By Sajjad Hussain
Islamabad, Feb 11 (PTI) Pakistan's top court on Monday set a one-month deadline for the completion of any inquiry against Pakistan Army officers who allegedly distributed millions of rupees among politicians and public figures to manipulate the 1990 elections.
A three-member bench headed by Justice Gulzar Ahmed heard the implementation of court's decision given in 2012 in the Asghar Khan Case, which was initially launched in mid-1990s.
During the hearing, Justice Ahmed asked why court martial proceedings were not initiated against the army officers.
Attorney General Mansoor Ali Khan responded that no actionable evidence was found against anyone.
The judge reprimanded the defence ministry for its failure to take action and ordered it to investigate the army officers in four weeks and file a reply.
The order by the court came after the Federal Investigation Agency (FIA) submitted its report in the court on February 9 and also sought its help to further probe the matter.
In its report, the FIA highlighted several reasons due to which the investigation could not reach a logical conclusion.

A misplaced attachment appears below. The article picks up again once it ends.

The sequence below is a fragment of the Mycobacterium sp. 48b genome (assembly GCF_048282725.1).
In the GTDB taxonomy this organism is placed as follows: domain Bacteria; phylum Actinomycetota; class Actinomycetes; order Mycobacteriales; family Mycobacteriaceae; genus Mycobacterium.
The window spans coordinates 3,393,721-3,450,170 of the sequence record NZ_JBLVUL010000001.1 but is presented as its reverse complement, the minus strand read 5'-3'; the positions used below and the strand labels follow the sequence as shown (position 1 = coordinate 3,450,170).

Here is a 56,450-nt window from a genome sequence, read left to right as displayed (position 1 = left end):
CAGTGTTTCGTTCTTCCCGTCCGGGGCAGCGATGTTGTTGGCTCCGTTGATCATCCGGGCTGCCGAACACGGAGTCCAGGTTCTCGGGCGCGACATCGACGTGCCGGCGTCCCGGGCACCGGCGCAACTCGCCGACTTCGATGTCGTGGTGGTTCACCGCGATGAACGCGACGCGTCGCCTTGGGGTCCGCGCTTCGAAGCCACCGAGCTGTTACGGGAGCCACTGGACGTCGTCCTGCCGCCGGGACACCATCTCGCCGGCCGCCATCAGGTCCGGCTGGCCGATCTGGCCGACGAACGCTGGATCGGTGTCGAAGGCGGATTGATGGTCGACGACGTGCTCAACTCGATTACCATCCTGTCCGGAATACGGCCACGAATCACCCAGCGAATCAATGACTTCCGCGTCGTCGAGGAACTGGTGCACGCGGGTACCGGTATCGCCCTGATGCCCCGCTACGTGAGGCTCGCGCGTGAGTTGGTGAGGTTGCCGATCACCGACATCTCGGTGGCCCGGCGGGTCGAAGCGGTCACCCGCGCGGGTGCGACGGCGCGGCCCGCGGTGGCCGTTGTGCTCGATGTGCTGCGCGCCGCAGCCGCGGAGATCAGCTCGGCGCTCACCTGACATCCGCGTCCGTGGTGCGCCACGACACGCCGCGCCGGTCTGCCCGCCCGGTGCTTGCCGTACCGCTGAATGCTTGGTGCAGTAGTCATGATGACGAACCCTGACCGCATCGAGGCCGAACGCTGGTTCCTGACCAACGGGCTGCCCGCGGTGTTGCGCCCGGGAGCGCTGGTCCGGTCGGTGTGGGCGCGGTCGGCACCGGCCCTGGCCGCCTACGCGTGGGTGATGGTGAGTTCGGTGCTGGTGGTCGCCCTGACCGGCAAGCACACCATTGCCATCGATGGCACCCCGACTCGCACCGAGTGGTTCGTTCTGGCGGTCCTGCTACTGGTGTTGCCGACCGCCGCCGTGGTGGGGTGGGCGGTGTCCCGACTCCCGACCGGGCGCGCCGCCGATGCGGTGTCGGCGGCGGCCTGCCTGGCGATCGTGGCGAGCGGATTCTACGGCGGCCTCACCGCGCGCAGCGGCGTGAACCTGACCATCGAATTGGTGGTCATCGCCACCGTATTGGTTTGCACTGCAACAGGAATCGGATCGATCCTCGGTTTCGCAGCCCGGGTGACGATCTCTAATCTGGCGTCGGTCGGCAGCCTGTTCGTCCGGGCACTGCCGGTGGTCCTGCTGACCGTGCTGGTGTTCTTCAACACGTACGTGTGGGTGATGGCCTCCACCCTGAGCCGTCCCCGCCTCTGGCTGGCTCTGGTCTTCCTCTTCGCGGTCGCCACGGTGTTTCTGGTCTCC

It said that "no army officer gave any statement of handing over money to any private person directly."
The court in its 2012 judgment said that former army chief Gen Aslam Baig and former ISI chief Lt-Gen Asad Durrani were also involved in the case.
Earlier, Durrani in one of his affidavits submitted in the apex court accepted that money was given to a group of politician to influence elections in 1990.
Pakistan Muslim League-Nawaz leader Nawaz Sharif was also allegedly among the recipients. As a result, Pakistan Peoples Party lost and an alliance led by Sharif won. Sharif became prime minister for the first time.
Pakistan's powerful military has ruled the country through various coups for nearly half of the country's history since independence in 1947. The military plays an important role in the country's decision making. PTI SH ZH